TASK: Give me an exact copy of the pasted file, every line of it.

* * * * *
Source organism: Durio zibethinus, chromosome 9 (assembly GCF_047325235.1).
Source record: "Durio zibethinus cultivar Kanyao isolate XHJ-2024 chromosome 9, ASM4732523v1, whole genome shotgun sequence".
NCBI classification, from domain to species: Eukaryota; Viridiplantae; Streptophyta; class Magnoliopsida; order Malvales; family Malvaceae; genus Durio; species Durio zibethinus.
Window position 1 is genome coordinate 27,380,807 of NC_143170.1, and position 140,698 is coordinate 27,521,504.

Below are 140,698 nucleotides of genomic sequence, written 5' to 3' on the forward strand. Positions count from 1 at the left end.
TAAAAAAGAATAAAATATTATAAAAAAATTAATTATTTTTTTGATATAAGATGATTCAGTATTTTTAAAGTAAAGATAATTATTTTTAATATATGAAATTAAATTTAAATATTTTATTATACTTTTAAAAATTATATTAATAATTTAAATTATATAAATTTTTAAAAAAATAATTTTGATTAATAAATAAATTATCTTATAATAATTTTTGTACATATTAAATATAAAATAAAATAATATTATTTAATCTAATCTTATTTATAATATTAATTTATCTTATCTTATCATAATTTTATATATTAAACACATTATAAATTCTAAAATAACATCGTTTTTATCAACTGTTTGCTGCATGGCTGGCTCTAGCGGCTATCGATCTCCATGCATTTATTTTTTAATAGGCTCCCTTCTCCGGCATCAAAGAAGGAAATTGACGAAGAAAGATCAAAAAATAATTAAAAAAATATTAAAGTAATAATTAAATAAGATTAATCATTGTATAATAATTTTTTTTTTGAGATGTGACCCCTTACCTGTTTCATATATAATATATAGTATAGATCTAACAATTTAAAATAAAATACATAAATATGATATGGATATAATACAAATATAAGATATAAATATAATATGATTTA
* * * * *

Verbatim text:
Source organism: Durio zibethinus, chromosome 9 (assembly GCF_047325235.1).
Source record: "Durio zibethinus cultivar Kanyao isolate XHJ-2024 chromosome 9, ASM4732523v1, whole genome shotgun sequence".
NCBI classification, from domain to species: Eukaryota; Viridiplantae; Streptophyta; class Magnoliopsida; order Malvales; family Malvaceae; genus Durio; species Durio zibethinus.
Window position 1 is genome coordinate 27,380,807 of NC_143170.1, and position 140,698 is coordinate 27,521,504.

Below are 140,698 nucleotides of genomic sequence, written 5' to 3' on the forward strand. Positions count from 1 at the left end.
TAAAAAAGAATAAAATATTATAAAAAAATTAATTATTTTTTTGATATAAGATGATTCAGTATTTTTAAAGTAAAGATAATTATTTTTAATATATGAAATTAAATTTAAATATTTTATTATACTTTTAAAAATTATATTAATAATTTAAATTATATAAATTTTTAAAAAAATAATTTTGATTAATAAATAAATTATCTTATAATAATTTTTGTACATATTAAATATAAAATAAAATAATATTATTTAATCTAATCTTATTTATAATATTAATTTATCTTATCTTATCATAATTTTATATATTAAACACATTATAAATTCTAAAATAACATCGTTTTTATCAACTGTTTGCTGCATGGCTGGCTCTAGCGGCTATCGATCTCCATGCATTTATTTTTTAATAGGCTCCCTTCTCCGGCATCAAAGAAGGAAATTGACGAAGAAAGATCAAAAAATAATTAAAAAAATATTAAAGTAATAATTAAATAAGATTAATCATTGTATAATAATTTTTTTTTTGAGATGTGACCCCTTACCTGTTTCATATATAATATATAGTATAGATCTAACAATTTAAAATAAAATACATAAATATGATATGGATATAATACAAATATAAGATATAAATATAATATGATTTA